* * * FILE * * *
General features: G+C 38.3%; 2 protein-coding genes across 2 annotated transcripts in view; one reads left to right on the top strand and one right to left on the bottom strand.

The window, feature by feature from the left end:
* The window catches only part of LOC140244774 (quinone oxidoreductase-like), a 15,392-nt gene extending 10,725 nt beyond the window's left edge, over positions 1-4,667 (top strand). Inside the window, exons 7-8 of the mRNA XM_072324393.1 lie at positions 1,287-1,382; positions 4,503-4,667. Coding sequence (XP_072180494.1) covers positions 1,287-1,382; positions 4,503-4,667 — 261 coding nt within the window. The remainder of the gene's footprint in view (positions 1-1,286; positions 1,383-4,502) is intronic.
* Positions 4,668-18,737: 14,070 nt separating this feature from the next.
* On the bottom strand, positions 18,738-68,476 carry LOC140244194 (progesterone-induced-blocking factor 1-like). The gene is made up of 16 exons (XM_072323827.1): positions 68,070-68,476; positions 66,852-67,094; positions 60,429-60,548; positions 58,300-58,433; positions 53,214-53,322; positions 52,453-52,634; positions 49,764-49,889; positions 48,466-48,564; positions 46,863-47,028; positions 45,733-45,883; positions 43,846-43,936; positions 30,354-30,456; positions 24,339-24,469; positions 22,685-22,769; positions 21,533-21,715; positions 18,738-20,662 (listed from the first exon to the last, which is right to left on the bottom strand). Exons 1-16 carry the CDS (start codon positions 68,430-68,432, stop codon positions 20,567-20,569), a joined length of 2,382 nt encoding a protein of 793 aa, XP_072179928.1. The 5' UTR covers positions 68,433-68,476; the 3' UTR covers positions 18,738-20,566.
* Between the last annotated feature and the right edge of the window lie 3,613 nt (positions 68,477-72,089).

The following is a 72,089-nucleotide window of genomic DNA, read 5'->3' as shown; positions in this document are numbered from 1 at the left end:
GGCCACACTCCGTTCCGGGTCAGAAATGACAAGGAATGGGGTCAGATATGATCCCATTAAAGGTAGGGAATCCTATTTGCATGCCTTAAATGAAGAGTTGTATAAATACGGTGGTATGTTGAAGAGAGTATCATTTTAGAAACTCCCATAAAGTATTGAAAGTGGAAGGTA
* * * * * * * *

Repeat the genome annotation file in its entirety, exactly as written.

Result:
General features: G+C 38.3%; 2 protein-coding genes across 2 annotated transcripts in view; one reads left to right on the top strand and one right to left on the bottom strand.

The window, feature by feature from the left end:
* The window catches only part of LOC140244774 (quinone oxidoreductase-like), a 15,392-nt gene extending 10,725 nt beyond the window's left edge, over positions 1-4,667 (top strand). Inside the window, exons 7-8 of the mRNA XM_072324393.1 lie at positions 1,287-1,382; positions 4,503-4,667. Coding sequence (XP_072180494.1) covers positions 1,287-1,382; positions 4,503-4,667 — 261 coding nt within the window. The remainder of the gene's footprint in view (positions 1-1,286; positions 1,383-4,502) is intronic.
* Positions 4,668-18,737: 14,070 nt separating this feature from the next.
* On the bottom strand, positions 18,738-68,476 carry LOC140244194 (progesterone-induced-blocking factor 1-like). The gene is made up of 16 exons (XM_072323827.1): positions 68,070-68,476; positions 66,852-67,094; positions 60,429-60,548; positions 58,300-58,433; positions 53,214-53,322; positions 52,453-52,634; positions 49,764-49,889; positions 48,466-48,564; positions 46,863-47,028; positions 45,733-45,883; positions 43,846-43,936; positions 30,354-30,456; positions 24,339-24,469; positions 22,685-22,769; positions 21,533-21,715; positions 18,738-20,662 (listed from the first exon to the last, which is right to left on the bottom strand). Exons 1-16 carry the CDS (start codon positions 68,430-68,432, stop codon positions 20,567-20,569), a joined length of 2,382 nt encoding a protein of 793 aa, XP_072179928.1. The 5' UTR covers positions 68,433-68,476; the 3' UTR covers positions 18,738-20,566.
* Between the last annotated feature and the right edge of the window lie 3,613 nt (positions 68,477-72,089).

The following is a 72,089-nucleotide window of genomic DNA, read 5'->3' as shown; positions in this document are numbered from 1 at the left end:
GGCCACACTCCGTTCCGGGTCAGAAATGACAAGGAATGGGGTCAGATATGATCCCATTAAAGGTAGGGAATCCTATTTGCATGCCTTAAATGAAGAGTTGTATAAATACGGTGGTATGTTGAAGAGAGTATCATTTTAGAAACTCCCATAAAGTATTGAAAGTGGAAGGTA